The first thing I learned is that I love live tweeting.  Sending updates from the conference sessions I attended really made me feel connected (which makes sense given the theme of the conference, “EXTREME IR: Fast, Furious & Highly Connected”).  It was fun being able to spread the vast body of knowledge represented at the conference, so I thought I would recount those tweets here, verbatim, (in more than 140 characters) so that they reside in one handy place for easy reference by my fellow IROs.  If you attended and have any thoughts to add (or even if you didn’t attend and have any thoughts to add), please share them below in the comments section.


  1. Regardless of who is setting up investor meetings, be clear about goals and expectations before the outreach starts.
  2. $1 billion market cap is preferred by investors for European NDRS.  $5 billion for Asia.
  3. 83% of buy-side wants cos. to hold investor day yearly.  Only 35% of companies host one yearly.
  4. Almost half of global buy-side won’t invest w/o meeting mgmt.  35% won’t invest before an avg. of 3 interactions.
  5. Law says corporations can keep profits and use them as they see fit. Boards not required to maximize shareholder value. Hmmmm.  Chatter that institutions could share holdings every 30 days with the companies they own is palatable. Will it become a reality?
  6. CEO pay ratio disclosure will become a requirement in the fall and will take effect next year.  Of 75 in session, 31% give quarterly guidance, 45% annual, 15% multi-year, 9% other.
  7. If non-GAAP measures are used as basis for exec comp make sure they tie to your company’s business goals.
  8. Non-GAAP EPS most common non-GAAP measure seen by investor community based on recent survey.
  9. About 1/3 of 40 participants in today’s session on guidance post full transcripts of earnings calls on their websites
  10. Don’t assume index investors don’t have an active interest in governance issues.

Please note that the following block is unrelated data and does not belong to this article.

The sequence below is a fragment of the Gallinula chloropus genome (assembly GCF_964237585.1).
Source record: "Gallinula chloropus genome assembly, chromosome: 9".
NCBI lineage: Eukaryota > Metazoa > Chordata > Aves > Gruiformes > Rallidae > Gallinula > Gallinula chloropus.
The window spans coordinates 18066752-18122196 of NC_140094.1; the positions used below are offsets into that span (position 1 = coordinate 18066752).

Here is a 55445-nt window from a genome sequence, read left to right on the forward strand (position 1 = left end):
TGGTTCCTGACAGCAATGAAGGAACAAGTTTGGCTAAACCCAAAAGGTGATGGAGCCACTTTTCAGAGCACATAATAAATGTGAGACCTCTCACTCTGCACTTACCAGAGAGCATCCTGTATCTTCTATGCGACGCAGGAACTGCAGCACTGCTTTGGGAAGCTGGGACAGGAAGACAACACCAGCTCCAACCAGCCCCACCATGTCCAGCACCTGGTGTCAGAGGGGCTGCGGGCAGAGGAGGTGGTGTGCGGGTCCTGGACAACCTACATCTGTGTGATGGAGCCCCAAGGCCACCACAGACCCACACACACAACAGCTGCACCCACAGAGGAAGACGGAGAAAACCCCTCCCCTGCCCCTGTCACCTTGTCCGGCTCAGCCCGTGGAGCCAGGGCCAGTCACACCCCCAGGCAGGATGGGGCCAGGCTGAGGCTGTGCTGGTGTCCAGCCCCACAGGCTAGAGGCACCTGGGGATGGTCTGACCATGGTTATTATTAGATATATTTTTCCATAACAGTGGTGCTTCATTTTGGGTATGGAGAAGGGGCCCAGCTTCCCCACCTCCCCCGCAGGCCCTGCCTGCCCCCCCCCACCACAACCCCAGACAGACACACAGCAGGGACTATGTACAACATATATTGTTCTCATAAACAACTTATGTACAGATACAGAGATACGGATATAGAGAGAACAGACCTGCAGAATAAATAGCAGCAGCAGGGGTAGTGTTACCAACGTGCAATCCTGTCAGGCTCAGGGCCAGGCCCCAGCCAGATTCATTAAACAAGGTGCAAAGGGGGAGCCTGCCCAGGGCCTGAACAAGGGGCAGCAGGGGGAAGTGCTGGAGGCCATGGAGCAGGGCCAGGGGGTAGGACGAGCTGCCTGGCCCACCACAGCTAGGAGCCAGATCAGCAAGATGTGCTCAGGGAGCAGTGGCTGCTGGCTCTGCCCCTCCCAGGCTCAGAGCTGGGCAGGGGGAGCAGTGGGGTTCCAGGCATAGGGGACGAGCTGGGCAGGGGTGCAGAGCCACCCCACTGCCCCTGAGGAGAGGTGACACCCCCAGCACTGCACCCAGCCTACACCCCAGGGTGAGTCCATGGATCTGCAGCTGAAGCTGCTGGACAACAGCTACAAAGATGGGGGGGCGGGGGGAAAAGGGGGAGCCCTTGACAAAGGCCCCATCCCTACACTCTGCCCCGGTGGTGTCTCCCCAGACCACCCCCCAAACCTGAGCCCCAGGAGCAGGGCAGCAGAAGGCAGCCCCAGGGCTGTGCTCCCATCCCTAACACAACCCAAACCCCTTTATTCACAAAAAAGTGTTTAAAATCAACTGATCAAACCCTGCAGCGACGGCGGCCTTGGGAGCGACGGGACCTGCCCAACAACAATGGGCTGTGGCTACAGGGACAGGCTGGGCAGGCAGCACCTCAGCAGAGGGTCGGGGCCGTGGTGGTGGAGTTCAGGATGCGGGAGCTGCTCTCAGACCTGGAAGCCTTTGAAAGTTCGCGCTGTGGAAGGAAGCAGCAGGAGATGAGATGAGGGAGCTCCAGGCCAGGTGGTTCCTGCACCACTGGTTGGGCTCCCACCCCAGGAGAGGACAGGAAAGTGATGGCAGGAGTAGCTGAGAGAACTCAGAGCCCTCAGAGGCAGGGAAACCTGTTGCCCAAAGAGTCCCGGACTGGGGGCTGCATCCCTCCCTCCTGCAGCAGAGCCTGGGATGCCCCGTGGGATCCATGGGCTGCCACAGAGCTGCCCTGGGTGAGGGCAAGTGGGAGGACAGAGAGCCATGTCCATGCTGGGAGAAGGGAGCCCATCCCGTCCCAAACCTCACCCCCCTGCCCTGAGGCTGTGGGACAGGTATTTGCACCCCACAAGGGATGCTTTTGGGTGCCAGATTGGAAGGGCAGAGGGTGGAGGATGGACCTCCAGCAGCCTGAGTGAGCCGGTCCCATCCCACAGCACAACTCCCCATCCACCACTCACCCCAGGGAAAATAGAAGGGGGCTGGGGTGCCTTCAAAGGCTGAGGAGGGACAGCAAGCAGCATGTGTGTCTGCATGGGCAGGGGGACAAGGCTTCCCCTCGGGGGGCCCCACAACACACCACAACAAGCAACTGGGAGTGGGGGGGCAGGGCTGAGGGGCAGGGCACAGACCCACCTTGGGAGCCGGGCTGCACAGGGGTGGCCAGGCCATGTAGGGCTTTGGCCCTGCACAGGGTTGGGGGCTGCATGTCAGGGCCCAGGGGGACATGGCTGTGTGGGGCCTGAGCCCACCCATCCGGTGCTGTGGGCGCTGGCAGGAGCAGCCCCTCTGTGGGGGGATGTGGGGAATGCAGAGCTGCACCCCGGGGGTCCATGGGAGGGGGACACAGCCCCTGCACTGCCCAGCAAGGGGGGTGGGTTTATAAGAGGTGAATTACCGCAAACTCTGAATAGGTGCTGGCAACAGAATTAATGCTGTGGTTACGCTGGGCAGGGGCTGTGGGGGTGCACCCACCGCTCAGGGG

11. Use letter from the board in proxy statement to discuss thoughts on compensation, succession planning, etc.
  12. More sessions on activism than any other topic.  Clearly a hot button issue for IR today.
  13. Boards need to be aware of what investors think even if it’s hard to deliver negative news
  14. There is a difference between active investors and activist investors. The latter trying to force change.
  15. Number of people moving into IR from finance grew 60% y-o-y.  Field is obviously getting more competitive.
  16. IR Certification will likely require 3 years’ experience to qualify for exam.  A bachelor’s degree is also recommended.
  17. Body language is important.  Hedge funds actively learn about “tells” to read between the lines when meeting with management.
  18. Analyst Day info attendees want: new initiatives; access to mgmt.; forward looking guidance; current financials; product demos.
  19. Q&A is most important part of an Analyst Day according to a recent investor survey.


– Laurie Berman, lberman@pondel.com

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IndyCar’s Rise Again: A Client Perspective

One of our clients, a leading e-cigarette company, recently inked a two-year sponsorship deal with KVSH Racing and four-time IndyCar Series champion Sebastien Bourdais that is proving to be very successful. Finishing a respectable seventh at this year’s Indianapolis 500, Bourdais currently sits in eighth place in the standings and is one of most successful drivers in history with 31 wins and 47 podiums. PW Senior Vice President George Medici was live on the scene with the following take on IndyCar’s return to glory.


KVSH Racing’s Sebastien Bourdais at the 2014 Indy 500.

KVSH Racing’s Sebastien Bourdais at the 2014 Indy 500.